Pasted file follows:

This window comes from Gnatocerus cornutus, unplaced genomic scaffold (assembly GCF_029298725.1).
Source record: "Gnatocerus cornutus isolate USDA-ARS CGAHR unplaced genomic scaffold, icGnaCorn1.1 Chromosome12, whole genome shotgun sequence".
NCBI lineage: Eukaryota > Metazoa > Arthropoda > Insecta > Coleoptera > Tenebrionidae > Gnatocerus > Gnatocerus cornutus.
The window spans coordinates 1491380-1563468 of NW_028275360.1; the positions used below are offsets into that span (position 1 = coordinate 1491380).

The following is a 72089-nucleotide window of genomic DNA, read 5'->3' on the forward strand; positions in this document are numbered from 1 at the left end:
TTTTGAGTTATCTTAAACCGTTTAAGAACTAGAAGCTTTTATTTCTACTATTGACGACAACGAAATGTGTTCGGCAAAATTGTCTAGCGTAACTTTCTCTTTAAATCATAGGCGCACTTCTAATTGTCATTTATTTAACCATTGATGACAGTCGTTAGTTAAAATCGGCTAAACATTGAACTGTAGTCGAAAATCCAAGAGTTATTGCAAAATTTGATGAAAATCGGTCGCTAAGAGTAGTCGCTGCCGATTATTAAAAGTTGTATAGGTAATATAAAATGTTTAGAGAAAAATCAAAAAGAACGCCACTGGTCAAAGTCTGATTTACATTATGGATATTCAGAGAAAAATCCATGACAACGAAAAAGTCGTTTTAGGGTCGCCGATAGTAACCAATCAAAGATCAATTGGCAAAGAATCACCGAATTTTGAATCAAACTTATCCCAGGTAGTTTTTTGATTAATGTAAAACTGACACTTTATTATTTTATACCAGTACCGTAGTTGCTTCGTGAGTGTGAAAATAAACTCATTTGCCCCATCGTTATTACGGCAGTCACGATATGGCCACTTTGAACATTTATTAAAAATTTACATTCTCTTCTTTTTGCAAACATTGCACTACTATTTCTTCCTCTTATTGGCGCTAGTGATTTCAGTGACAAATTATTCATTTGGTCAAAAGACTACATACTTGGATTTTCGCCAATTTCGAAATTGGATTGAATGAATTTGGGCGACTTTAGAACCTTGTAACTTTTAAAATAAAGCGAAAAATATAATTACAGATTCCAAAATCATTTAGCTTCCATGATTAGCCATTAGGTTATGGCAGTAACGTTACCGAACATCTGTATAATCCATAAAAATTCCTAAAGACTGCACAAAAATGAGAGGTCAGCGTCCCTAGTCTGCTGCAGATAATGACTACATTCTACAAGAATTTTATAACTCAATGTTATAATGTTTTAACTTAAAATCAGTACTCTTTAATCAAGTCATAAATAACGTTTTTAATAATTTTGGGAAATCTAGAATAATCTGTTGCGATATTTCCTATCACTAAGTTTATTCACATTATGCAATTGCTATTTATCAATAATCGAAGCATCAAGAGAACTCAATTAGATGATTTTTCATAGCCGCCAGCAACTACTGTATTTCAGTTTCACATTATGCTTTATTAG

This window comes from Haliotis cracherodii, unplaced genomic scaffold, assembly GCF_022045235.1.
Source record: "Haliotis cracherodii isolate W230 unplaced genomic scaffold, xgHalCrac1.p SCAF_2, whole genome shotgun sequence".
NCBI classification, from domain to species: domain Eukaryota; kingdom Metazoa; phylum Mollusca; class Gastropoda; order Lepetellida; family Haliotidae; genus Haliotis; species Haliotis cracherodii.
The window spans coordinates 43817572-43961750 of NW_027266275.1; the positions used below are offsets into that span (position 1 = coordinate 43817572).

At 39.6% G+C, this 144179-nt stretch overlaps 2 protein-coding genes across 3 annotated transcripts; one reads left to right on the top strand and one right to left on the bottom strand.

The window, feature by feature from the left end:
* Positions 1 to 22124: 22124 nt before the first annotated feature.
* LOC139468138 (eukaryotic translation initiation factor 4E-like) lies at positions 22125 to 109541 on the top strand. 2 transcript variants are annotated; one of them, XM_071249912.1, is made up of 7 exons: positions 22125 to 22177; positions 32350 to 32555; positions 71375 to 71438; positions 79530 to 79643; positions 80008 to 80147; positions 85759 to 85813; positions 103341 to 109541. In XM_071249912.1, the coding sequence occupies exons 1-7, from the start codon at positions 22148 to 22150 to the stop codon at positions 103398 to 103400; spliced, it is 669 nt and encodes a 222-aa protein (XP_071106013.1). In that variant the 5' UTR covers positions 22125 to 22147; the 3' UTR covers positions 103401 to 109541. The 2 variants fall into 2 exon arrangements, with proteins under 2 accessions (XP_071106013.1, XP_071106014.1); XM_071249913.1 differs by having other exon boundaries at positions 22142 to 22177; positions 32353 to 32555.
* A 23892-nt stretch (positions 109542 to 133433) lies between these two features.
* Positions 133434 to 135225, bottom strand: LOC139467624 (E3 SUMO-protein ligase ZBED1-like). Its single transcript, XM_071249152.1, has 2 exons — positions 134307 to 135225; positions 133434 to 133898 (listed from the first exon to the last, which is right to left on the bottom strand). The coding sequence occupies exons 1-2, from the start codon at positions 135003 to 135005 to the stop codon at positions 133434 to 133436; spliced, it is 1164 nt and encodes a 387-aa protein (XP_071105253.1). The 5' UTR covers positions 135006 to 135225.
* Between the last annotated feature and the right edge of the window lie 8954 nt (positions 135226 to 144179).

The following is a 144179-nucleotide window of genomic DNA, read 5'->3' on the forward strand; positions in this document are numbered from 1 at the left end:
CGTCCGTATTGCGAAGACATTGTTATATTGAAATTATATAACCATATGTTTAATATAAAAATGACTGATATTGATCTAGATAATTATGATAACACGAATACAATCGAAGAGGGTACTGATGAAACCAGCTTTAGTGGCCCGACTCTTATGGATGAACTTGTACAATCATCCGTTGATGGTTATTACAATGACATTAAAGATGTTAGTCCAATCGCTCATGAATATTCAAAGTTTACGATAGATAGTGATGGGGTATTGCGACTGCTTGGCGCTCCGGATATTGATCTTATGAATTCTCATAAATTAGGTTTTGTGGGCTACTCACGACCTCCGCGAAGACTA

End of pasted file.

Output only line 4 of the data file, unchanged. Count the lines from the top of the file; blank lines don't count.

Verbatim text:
The window spans coordinates 1491380-1563468 of NW_028275360.1; the positions used below are offsets into that span (position 1 = coordinate 1491380).